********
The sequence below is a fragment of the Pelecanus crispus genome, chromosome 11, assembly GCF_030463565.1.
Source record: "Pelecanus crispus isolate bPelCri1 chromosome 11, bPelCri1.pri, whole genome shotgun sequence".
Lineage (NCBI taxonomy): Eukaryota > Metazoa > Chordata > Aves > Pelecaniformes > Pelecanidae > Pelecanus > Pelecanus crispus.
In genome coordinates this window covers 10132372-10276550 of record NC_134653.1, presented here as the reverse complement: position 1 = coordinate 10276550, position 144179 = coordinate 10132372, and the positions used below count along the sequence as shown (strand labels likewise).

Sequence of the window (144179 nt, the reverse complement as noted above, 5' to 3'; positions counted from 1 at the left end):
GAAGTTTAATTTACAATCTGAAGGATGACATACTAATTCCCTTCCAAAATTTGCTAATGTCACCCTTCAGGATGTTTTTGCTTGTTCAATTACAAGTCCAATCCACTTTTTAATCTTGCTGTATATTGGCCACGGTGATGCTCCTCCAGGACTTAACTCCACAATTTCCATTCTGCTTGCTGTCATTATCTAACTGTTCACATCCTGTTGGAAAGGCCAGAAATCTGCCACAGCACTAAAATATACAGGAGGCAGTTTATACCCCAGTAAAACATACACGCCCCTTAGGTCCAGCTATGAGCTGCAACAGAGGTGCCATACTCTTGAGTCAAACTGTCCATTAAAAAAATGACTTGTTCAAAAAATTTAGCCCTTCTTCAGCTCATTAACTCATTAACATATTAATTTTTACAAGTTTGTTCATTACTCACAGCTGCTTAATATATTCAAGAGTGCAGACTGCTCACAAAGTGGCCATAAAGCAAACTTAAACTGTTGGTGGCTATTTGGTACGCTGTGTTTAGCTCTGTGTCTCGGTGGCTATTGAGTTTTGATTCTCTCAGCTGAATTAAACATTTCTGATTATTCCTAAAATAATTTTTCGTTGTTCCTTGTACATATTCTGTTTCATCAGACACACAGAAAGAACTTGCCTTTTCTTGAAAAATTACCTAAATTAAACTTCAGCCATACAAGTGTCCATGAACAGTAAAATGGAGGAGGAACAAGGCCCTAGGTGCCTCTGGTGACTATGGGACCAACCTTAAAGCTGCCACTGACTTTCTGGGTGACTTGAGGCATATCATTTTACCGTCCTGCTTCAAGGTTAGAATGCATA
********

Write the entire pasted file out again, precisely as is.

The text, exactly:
The sequence below is a fragment of the Pelecanus crispus genome, chromosome 11, assembly GCF_030463565.1.
Source record: "Pelecanus crispus isolate bPelCri1 chromosome 11, bPelCri1.pri, whole genome shotgun sequence".
Lineage (NCBI taxonomy): Eukaryota > Metazoa > Chordata > Aves > Pelecaniformes > Pelecanidae > Pelecanus > Pelecanus crispus.
In genome coordinates this window covers 10132372-10276550 of record NC_134653.1, presented here as the reverse complement: position 1 = coordinate 10276550, position 144179 = coordinate 10132372, and the positions used below count along the sequence as shown (strand labels likewise).

Sequence of the window (144179 nt, the reverse complement as noted above, 5' to 3'; positions counted from 1 at the left end):
GAAGTTTAATTTACAATCTGAAGGATGACATACTAATTCCCTTCCAAAATTTGCTAATGTCACCCTTCAGGATGTTTTTGCTTGTTCAATTACAAGTCCAATCCACTTTTTAATCTTGCTGTATATTGGCCACGGTGATGCTCCTCCAGGACTTAACTCCACAATTTCCATTCTGCTTGCTGTCATTATCTAACTGTTCACATCCTGTTGGAAAGGCCAGAAATCTGCCACAGCACTAAAATATACAGGAGGCAGTTTATACCCCAGTAAAACATACACGCCCCTTAGGTCCAGCTATGAGCTGCAACAGAGGTGCCATACTCTTGAGTCAAACTGTCCATTAAAAAAATGACTTGTTCAAAAAATTTAGCCCTTCTTCAGCTCATTAACTCATTAACATATTAATTTTTACAAGTTTGTTCATTACTCACAGCTGCTTAATATATTCAAGAGTGCAGACTGCTCACAAAGTGGCCATAAAGCAAACTTAAACTGTTGGTGGCTATTTGGTACGCTGTGTTTAGCTCTGTGTCTCGGTGGCTATTGAGTTTTGATTCTCTCAGCTGAATTAAACATTTCTGATTATTCCTAAAATAATTTTTCGTTGTTCCTTGTACATATTCTGTTTCATCAGACACACAGAAAGAACTTGCCTTTTCTTGAAAAATTACCTAAATTAAACTTCAGCCATACAAGTGTCCATGAACAGTAAAATGGAGGAGGAACAAGGCCCTAGGTGCCTCTGGTGACTATGGGACCAACCTTAAAGCTGCCACTGACTTTCTGGGTGACTTGAGGCATATCATTTTACCGTCCTGCTTCAAGGTTAGAATGCATA